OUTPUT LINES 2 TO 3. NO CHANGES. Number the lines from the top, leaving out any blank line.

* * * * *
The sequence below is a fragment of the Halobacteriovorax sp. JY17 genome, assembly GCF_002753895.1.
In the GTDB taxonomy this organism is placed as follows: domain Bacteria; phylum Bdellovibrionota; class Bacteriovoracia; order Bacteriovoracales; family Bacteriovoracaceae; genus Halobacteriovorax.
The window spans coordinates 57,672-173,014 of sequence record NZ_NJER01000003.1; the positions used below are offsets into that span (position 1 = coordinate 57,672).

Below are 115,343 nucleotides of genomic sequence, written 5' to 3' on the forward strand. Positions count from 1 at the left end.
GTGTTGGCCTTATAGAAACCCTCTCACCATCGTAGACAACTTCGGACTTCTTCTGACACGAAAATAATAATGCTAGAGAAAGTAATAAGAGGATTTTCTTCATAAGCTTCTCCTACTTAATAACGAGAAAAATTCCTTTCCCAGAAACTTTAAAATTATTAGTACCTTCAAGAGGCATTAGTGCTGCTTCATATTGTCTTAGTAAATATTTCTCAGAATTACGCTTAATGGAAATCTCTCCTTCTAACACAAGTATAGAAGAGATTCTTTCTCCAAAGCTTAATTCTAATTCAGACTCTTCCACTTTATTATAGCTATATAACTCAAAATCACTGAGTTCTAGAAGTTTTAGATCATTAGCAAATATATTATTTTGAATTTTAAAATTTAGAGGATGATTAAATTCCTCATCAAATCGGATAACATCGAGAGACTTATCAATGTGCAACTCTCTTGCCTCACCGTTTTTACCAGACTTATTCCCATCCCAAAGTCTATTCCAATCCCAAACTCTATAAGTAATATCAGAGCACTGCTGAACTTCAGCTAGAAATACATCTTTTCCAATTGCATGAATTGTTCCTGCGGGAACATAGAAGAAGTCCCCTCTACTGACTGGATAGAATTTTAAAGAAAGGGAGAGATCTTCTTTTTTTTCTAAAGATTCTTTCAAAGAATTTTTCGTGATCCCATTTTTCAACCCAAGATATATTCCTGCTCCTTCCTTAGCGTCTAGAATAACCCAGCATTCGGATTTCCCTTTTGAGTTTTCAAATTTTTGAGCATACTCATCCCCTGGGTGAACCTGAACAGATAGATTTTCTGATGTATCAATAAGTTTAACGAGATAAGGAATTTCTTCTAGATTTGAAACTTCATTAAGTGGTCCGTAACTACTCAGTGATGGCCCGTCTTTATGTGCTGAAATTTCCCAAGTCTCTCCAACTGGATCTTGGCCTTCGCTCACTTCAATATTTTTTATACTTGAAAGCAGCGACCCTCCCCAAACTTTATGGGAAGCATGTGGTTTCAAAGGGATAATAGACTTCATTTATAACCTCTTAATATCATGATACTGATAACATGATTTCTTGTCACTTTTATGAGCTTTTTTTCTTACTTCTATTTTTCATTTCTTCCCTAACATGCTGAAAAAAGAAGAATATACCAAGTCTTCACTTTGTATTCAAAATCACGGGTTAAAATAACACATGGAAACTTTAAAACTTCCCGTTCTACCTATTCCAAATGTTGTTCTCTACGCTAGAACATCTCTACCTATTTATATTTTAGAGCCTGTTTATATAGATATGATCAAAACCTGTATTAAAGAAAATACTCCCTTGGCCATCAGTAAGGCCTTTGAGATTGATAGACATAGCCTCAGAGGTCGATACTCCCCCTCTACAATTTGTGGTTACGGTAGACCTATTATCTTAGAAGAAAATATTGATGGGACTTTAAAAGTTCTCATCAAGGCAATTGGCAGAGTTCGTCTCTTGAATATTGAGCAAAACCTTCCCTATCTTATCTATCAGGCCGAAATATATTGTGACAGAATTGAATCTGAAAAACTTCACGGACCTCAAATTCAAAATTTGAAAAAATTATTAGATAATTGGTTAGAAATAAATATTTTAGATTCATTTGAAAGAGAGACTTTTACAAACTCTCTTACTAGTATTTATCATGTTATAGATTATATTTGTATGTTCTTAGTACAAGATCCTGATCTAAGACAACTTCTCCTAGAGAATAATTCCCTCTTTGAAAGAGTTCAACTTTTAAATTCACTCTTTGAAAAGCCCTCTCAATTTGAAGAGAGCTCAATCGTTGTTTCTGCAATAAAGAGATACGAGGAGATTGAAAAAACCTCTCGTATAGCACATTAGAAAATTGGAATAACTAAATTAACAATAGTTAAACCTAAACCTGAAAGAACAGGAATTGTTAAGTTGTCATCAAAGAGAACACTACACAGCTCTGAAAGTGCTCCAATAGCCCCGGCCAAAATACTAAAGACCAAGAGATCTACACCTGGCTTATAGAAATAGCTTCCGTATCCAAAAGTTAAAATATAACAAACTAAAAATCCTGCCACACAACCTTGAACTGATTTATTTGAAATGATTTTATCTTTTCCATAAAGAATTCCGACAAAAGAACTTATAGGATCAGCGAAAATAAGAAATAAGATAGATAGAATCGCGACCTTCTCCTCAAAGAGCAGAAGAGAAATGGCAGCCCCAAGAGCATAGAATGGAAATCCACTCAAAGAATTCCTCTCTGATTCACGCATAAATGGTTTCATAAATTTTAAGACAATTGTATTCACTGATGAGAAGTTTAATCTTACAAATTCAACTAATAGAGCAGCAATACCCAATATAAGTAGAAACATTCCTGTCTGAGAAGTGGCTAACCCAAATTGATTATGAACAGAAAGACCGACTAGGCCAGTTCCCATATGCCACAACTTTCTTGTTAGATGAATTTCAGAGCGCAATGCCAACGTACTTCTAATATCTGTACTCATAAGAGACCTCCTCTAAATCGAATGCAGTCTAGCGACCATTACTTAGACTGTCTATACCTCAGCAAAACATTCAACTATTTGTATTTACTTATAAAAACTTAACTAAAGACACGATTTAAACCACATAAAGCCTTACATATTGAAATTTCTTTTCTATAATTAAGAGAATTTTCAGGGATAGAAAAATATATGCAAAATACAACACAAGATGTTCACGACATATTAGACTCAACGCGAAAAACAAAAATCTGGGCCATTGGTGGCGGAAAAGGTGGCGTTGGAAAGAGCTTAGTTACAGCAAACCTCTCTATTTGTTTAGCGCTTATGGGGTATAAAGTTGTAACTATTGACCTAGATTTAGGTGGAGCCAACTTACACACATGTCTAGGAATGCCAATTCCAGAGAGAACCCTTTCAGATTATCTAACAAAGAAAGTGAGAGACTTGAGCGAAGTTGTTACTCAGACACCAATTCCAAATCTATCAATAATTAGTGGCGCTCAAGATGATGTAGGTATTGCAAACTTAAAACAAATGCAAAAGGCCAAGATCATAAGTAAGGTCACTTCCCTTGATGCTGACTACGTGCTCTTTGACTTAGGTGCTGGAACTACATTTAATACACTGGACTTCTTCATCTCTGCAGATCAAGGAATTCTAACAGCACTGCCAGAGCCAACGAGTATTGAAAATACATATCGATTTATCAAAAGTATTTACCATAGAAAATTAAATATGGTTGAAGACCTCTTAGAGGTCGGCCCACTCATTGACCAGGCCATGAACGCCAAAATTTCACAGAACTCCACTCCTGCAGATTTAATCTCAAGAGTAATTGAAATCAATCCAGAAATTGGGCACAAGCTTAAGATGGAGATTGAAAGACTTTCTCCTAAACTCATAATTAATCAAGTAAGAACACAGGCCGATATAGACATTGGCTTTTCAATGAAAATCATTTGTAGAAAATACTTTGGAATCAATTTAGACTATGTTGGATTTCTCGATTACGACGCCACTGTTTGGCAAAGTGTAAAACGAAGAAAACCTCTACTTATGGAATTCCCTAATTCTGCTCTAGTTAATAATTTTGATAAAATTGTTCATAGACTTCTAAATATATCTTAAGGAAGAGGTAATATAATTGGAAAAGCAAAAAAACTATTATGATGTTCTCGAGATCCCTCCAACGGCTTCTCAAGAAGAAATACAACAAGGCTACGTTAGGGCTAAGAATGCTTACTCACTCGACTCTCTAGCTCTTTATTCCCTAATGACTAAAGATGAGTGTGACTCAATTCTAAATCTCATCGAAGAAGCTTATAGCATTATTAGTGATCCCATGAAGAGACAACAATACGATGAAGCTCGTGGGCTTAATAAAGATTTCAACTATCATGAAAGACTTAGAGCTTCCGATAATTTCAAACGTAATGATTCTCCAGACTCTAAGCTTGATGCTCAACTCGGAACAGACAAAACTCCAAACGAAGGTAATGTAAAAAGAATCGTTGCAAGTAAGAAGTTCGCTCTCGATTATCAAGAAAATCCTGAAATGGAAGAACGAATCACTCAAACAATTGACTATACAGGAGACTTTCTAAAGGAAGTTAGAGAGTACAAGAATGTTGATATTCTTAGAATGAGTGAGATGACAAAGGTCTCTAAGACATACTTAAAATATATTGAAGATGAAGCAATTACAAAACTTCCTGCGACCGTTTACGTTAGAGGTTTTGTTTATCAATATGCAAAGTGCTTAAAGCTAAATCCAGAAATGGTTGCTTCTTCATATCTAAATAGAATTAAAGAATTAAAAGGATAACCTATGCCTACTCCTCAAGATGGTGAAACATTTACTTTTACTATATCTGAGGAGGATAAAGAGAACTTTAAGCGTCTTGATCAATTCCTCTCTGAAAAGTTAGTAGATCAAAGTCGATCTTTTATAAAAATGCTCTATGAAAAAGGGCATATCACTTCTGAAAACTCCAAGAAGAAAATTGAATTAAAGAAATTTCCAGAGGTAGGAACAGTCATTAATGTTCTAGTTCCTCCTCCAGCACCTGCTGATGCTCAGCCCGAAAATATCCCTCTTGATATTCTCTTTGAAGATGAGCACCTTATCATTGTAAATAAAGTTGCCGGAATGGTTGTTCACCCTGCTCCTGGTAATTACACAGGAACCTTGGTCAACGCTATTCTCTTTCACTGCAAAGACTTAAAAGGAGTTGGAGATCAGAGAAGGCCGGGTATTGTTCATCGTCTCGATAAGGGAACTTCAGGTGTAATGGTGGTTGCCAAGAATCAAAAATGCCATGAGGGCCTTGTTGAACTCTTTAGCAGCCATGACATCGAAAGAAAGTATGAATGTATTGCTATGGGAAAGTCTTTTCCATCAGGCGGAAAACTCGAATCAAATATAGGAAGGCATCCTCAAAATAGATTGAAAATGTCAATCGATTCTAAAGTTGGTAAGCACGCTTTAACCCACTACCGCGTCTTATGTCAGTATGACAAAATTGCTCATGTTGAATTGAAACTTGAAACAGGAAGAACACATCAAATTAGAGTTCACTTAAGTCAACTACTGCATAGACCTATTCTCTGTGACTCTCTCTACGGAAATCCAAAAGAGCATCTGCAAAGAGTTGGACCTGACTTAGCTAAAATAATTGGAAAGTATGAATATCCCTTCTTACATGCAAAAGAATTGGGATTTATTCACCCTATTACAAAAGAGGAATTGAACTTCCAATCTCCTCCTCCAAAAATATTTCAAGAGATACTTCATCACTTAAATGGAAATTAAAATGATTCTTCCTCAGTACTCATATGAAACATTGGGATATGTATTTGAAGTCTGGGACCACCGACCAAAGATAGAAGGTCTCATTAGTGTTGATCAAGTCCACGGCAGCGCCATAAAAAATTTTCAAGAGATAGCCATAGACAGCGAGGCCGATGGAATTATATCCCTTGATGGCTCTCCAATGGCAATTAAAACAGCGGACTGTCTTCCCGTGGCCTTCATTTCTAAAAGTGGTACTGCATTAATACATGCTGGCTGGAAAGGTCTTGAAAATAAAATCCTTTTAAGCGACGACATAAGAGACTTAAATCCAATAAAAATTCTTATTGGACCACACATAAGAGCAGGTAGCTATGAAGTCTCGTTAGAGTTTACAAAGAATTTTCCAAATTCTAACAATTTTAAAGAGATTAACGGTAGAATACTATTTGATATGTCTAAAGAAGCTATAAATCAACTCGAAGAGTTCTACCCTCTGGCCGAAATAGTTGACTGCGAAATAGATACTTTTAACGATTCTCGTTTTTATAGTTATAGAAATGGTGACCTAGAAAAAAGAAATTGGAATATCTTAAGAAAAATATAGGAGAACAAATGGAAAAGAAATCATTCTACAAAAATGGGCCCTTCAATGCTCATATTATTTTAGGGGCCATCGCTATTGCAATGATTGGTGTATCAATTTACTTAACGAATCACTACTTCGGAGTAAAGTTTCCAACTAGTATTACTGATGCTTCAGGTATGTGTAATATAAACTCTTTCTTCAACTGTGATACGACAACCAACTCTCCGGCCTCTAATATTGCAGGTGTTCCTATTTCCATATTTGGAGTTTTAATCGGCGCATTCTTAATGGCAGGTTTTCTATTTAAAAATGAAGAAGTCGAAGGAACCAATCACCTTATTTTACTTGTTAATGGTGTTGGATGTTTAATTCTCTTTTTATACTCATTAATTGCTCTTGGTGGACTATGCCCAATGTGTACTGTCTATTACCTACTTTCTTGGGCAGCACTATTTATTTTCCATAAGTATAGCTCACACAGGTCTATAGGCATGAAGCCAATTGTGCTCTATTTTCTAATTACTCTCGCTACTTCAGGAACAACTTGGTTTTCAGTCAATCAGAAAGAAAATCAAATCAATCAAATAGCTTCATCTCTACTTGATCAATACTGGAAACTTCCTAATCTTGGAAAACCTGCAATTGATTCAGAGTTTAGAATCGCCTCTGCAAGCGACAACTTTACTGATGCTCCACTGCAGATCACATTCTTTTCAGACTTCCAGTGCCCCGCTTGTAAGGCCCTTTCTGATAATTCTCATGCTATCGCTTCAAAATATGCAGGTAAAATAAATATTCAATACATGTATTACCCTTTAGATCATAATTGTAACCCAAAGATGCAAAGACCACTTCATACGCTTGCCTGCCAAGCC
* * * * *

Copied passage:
In the GTDB taxonomy this organism is placed as follows: domain Bacteria; phylum Bdellovibrionota; class Bacteriovoracia; order Bacteriovoracales; family Bacteriovoracaceae; genus Halobacteriovorax.
The window spans coordinates 57,672-173,014 of sequence record NZ_NJER01000003.1; the positions used below are offsets into that span (position 1 = coordinate 57,672).